We said we never would. But the Nafa Belt Bag from Bouswari may have given us a change of heart. You see, there is a list of items that we promised ourselves we would never wear; even in the most private quarters of our abodes. These include Uggs, Crocs and the Fanny Belt. Granted Bouswari’s Nafa is referred to as a belt bag, it dances dangerously close to the fanny pack territory. Yet, with the chic execution and presentation, we may have to make the exception. And we owe this change of heart to the Bouswari founder, Senegalese – Canadian Diarra Bousso Niang.
Diarra is a Toronto-based designer and brains behind this fashion line that amalgamates Senegalese artisanal techniques with modern fashion. Originally from Senegal, she first went to Paris to study fashion and luxury management and marketing before moving to Canada in 2009. During her first year there, she came across an article that explored the leather market on the African continent that piqued her interest. So much so, that while on holiday in Senegal (2011), she reached out to Senegalese artisans to see their craft.
Awestruck by their ingenuity despite limited resources, she decided to invest in machinery and convince the artisans to embark on this collaborative project with her. With the novel twist on traditional leather goods and the utilisation of fine traditional craftmanship, she set out to share the beauty, culture and heritage of her birthplace Senegal and the African continent with Canada and the world. It wouldn’t be until 2016 that Diarra officially launched the brand.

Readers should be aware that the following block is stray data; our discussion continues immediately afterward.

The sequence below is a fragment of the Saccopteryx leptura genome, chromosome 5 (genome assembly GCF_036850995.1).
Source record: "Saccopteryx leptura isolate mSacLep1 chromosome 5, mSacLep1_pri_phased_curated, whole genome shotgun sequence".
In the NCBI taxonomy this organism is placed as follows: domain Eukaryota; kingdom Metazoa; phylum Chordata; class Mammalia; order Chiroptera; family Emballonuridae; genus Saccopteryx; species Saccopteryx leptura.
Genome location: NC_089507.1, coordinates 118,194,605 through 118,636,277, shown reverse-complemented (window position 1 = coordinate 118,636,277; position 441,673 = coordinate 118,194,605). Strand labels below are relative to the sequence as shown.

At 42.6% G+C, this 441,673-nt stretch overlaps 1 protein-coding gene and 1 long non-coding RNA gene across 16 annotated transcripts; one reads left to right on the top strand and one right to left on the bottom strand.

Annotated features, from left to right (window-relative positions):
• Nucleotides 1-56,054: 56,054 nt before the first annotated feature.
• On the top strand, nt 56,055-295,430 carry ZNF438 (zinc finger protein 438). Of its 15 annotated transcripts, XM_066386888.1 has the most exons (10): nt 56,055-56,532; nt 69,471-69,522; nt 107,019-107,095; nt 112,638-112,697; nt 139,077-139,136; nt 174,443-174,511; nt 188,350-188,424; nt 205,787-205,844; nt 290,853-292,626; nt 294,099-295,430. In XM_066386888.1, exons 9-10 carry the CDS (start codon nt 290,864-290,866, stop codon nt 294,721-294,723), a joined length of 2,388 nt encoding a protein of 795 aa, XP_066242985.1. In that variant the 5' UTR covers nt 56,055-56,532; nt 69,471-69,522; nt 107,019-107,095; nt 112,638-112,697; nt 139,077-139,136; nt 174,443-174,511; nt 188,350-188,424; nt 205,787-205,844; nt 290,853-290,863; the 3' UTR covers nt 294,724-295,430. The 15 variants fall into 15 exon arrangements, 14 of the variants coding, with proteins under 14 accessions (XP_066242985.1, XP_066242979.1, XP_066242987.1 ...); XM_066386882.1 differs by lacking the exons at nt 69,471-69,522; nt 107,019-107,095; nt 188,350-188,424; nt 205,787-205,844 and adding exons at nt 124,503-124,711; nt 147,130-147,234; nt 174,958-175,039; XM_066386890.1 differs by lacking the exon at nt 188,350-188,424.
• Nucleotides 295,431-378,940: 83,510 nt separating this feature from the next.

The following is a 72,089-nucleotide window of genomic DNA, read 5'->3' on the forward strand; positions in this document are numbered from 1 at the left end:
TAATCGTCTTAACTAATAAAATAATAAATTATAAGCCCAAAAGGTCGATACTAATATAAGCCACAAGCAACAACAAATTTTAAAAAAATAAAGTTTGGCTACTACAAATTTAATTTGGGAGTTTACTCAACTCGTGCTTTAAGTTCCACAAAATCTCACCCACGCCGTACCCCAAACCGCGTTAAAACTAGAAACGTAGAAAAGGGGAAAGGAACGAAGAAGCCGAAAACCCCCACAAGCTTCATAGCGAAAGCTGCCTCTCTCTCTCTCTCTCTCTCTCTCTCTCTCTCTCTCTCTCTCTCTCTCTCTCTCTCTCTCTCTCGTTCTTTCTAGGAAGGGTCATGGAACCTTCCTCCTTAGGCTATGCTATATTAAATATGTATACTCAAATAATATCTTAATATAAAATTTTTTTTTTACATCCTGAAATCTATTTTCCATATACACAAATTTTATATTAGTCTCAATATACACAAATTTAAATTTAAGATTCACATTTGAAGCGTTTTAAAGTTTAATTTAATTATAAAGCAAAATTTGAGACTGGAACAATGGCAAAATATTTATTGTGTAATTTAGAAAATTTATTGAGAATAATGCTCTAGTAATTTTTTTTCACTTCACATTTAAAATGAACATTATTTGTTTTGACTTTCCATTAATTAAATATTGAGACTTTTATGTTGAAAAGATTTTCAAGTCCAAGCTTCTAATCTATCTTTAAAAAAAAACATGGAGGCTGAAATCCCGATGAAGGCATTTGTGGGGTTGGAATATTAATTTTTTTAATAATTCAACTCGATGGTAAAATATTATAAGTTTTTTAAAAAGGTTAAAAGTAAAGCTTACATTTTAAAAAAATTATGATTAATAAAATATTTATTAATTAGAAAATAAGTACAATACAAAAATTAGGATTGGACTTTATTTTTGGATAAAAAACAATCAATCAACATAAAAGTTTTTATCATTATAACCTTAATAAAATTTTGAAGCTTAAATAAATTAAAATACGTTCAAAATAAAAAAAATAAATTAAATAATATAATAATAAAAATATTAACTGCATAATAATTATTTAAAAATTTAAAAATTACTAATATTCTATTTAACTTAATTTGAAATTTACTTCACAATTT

The Name and Logo
Diarra pays tribute to her heritage straight from the brand’s name and logo. Bouswari is the contraction between two words: Bousso and Bassari. The former being her middle name while the latter referring to the Bassari people living in the West African regions of Gambia, Guinea, Senegal, and Guinea-Bissau. Bouswari as a brand is enthused greatly by their vibrant and mysterious lifestyle. For example, the logo depicts the elaborate headgear worn by Bassari men and women, especially during initiation feasts.
The Technique & Materials
Although Bouswari has invested in modern machinery, they incorporate traditional techniques. For instance, they rely on traditional techniques to glaze their python skins and choose to artisanally cut their leather using traditional knives. While some of their leather is sourced from Senegal, they also work with Senegalese suppliers that source leather from Italy. You’ll also find Senegalese embroidery showcased as an ode to the fact that all traditional clothes were hand embroidered.
Lastly, if you’re eco-conscious, you’ll be happy to know that they use vegetable tanning for their iguana and python skins. Furthermore, all their exotic skins are CITES certified, “an international certification whose goal is to ensure that international trade in certain specimens of wild animals and plants does not threaten their survival.” In addition to leather and snakeskin, they also use pony hair and suede, all of which they provide care-guidelines to ensure your bag ahs the longest shelf life possible.